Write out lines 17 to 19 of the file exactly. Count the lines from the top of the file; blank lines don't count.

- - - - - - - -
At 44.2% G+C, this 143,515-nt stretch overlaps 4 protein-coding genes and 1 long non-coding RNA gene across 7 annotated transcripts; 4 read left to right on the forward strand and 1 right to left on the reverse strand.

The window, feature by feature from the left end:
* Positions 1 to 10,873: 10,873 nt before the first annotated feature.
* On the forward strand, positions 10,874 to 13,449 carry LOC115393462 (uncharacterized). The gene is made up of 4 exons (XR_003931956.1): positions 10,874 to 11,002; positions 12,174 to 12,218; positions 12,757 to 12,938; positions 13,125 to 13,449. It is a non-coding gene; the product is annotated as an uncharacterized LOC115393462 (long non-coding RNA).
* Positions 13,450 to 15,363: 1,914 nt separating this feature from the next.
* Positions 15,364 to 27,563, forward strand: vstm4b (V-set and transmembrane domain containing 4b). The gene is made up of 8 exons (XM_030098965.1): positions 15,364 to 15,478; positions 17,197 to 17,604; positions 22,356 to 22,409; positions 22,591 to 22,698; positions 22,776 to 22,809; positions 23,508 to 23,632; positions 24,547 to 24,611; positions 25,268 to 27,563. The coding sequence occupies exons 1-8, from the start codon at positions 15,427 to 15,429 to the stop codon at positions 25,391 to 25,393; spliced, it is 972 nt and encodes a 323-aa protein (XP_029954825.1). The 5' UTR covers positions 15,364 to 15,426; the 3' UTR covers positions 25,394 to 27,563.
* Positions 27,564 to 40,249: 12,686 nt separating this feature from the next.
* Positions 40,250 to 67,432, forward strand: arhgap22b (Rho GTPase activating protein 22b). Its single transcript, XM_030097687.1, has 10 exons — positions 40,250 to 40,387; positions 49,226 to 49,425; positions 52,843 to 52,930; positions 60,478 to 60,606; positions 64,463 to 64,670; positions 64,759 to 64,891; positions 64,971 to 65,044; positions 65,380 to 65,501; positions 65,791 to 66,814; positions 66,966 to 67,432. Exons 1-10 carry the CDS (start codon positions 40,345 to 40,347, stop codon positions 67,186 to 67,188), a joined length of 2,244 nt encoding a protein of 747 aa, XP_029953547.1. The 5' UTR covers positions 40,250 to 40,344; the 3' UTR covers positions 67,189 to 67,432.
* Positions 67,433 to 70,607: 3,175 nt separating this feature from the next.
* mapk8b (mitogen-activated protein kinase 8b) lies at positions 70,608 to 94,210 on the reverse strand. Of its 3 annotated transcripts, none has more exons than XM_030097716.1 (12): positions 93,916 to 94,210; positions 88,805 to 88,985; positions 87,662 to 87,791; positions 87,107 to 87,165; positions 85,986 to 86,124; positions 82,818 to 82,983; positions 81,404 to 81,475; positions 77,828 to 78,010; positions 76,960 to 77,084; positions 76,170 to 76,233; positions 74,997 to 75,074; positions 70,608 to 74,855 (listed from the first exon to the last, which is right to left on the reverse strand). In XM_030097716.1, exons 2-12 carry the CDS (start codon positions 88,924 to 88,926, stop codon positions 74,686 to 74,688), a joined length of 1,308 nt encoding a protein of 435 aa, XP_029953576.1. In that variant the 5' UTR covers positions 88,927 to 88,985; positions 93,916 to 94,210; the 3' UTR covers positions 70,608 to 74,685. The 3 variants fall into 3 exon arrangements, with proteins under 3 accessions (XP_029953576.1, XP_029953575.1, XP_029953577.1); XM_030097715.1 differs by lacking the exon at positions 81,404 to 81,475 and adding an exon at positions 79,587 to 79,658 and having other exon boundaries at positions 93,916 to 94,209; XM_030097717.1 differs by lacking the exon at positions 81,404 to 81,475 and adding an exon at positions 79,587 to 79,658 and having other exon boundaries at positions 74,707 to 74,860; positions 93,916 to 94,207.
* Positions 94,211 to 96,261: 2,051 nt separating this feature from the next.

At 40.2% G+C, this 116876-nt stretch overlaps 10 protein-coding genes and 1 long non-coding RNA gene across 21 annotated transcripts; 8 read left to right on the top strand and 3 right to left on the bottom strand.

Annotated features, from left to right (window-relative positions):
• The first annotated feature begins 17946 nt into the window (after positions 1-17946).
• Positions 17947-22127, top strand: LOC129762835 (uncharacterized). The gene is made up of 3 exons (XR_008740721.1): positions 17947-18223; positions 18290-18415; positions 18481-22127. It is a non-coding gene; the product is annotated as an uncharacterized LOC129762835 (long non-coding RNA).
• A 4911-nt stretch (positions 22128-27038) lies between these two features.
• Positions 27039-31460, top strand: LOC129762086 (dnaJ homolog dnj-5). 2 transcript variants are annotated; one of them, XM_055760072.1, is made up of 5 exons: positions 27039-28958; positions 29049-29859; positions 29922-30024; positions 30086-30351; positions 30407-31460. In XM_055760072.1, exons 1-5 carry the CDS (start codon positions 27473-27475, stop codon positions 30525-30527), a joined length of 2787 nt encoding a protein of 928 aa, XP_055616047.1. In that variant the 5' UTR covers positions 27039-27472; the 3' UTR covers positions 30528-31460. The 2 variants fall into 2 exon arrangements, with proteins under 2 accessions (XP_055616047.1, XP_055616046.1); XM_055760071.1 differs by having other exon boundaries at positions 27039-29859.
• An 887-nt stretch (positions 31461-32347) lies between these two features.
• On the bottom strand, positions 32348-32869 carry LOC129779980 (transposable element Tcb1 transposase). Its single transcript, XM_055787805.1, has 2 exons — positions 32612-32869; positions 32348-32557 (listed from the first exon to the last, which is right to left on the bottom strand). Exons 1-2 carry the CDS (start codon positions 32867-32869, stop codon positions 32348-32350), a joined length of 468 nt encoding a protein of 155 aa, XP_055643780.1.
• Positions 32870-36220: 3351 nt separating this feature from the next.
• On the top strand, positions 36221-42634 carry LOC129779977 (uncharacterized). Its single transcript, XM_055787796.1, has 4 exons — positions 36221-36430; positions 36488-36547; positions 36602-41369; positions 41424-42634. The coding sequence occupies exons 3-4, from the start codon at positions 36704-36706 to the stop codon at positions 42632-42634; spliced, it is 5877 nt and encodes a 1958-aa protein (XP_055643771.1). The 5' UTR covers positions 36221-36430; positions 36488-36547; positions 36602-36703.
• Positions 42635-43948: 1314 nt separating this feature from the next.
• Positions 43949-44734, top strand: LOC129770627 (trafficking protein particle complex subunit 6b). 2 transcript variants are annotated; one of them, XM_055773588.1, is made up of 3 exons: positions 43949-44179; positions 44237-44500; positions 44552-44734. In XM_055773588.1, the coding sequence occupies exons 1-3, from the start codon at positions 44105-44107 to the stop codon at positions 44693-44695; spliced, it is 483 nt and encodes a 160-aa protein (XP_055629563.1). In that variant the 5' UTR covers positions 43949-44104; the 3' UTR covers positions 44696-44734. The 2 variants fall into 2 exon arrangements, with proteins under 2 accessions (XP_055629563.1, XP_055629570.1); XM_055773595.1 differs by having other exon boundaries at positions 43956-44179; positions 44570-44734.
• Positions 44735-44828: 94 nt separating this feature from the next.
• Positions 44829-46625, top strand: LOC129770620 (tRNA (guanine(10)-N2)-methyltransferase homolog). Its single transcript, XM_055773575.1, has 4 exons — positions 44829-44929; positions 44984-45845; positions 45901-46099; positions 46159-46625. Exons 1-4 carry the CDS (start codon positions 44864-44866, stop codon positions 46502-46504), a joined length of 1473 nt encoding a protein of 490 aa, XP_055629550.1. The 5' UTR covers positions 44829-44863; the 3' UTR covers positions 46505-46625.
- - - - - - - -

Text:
• Positions 27039-31460, top strand: LOC129762086 (dnaJ homolog dnj-5). 2 transcript variants are annotated; one of them, XM_055760072.1, is made up of 5 exons: positions 27039-28958; positions 29049-29859; positions 29922-30024; positions 30086-30351; positions 30407-31460. In XM_055760072.1, exons 1-5 carry the CDS (start codon positions 27473-27475, stop codon positions 30525-30527), a joined length of 2787 nt encoding a protein of 928 aa, XP_055616047.1. In that variant the 5' UTR covers positions 27039-27472; the 3' UTR covers positions 30528-31460. The 2 variants fall into 2 exon arrangements, with proteins under 2 accessions (XP_055616047.1, XP_055616046.1); XM_055760071.1 differs by having other exon boundaries at positions 27039-29859.
• An 887-nt stretch (positions 31461-32347) lies between these two features.
• On the bottom strand, positions 32348-32869 carry LOC129779980 (transposable element Tcb1 transposase). Its single transcript, XM_055787805.1, has 2 exons — positions 32612-32869; positions 32348-32557 (listed from the first exon to the last, which is right to left on the bottom strand). Exons 1-2 carry the CDS (start codon positions 32867-32869, stop codon positions 32348-32350), a joined length of 468 nt encoding a protein of 155 aa, XP_055643780.1.